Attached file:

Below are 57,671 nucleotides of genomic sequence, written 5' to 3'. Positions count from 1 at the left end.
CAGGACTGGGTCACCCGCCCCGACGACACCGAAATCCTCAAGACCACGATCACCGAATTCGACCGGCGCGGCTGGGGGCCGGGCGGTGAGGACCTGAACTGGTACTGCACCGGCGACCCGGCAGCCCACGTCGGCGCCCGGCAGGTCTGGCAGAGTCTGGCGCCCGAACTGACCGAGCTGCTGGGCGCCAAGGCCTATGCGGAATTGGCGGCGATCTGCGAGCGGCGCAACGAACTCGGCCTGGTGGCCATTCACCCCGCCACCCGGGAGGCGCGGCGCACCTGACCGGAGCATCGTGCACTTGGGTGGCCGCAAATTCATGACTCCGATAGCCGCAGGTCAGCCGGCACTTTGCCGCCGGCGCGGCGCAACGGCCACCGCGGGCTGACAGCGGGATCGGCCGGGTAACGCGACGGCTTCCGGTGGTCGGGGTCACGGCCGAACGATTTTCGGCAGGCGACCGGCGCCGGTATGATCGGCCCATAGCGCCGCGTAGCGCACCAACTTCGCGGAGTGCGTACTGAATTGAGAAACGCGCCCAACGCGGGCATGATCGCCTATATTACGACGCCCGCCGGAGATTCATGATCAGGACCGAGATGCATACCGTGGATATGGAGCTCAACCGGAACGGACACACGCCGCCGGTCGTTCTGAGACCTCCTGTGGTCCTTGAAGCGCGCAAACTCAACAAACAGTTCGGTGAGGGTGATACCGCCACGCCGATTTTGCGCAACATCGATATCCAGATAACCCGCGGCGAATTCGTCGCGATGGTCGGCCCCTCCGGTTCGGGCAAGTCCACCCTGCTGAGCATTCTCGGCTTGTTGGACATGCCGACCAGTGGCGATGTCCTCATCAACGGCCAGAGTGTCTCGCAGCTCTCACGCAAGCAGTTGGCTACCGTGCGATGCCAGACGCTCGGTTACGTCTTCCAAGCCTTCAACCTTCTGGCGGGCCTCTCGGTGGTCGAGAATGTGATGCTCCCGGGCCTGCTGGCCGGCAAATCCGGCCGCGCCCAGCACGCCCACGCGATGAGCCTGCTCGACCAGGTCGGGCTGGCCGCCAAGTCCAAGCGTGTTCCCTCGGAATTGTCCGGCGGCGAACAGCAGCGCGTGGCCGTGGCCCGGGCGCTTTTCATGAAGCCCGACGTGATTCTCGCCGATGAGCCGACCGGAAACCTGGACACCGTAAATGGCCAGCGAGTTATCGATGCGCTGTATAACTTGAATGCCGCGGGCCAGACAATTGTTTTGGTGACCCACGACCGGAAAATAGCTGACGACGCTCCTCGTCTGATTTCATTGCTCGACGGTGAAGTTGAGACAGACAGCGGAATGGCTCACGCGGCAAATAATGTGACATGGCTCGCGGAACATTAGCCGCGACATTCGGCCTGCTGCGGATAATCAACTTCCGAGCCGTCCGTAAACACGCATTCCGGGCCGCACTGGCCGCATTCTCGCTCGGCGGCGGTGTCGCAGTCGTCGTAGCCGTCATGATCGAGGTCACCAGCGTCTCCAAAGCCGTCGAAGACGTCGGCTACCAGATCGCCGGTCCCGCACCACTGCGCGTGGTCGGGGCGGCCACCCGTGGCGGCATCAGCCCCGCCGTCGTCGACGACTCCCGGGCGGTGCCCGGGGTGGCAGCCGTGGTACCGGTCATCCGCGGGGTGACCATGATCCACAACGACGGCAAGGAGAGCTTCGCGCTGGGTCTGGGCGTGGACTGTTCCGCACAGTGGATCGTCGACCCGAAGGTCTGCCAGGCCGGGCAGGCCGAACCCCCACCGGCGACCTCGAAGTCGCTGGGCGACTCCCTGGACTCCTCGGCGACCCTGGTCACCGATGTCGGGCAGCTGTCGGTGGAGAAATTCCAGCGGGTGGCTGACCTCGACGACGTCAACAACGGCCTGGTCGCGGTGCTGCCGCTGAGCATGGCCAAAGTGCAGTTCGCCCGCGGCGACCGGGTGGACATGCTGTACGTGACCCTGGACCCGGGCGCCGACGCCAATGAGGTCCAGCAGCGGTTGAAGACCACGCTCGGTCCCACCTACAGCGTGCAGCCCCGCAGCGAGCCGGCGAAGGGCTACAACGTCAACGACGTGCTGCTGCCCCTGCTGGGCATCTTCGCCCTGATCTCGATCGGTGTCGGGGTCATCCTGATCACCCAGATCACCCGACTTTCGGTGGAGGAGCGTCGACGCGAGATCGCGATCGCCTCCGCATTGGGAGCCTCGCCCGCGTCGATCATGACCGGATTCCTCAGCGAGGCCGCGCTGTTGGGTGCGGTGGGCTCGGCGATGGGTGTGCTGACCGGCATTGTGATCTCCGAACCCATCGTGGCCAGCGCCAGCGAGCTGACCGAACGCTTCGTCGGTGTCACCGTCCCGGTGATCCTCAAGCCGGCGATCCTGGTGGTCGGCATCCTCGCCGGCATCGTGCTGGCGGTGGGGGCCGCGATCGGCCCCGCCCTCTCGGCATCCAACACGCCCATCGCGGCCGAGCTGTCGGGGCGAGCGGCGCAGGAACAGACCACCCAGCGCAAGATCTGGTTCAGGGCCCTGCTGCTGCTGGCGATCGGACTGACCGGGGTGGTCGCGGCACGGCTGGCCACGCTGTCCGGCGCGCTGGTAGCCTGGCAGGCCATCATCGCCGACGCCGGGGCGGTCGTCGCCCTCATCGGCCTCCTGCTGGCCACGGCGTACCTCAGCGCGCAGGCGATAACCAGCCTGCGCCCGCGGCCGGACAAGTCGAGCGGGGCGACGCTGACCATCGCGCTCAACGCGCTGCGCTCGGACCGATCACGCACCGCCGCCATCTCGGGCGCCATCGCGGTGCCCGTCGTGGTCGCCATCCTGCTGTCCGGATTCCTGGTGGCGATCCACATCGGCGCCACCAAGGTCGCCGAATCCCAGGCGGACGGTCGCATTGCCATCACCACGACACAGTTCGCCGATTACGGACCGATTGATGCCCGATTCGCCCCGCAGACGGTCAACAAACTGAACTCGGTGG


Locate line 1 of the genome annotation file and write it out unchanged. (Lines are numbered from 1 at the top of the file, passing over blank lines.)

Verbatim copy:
Below are 57,671 nucleotides of genomic sequence, written 5' to 3'. Positions count from 1 at the left end.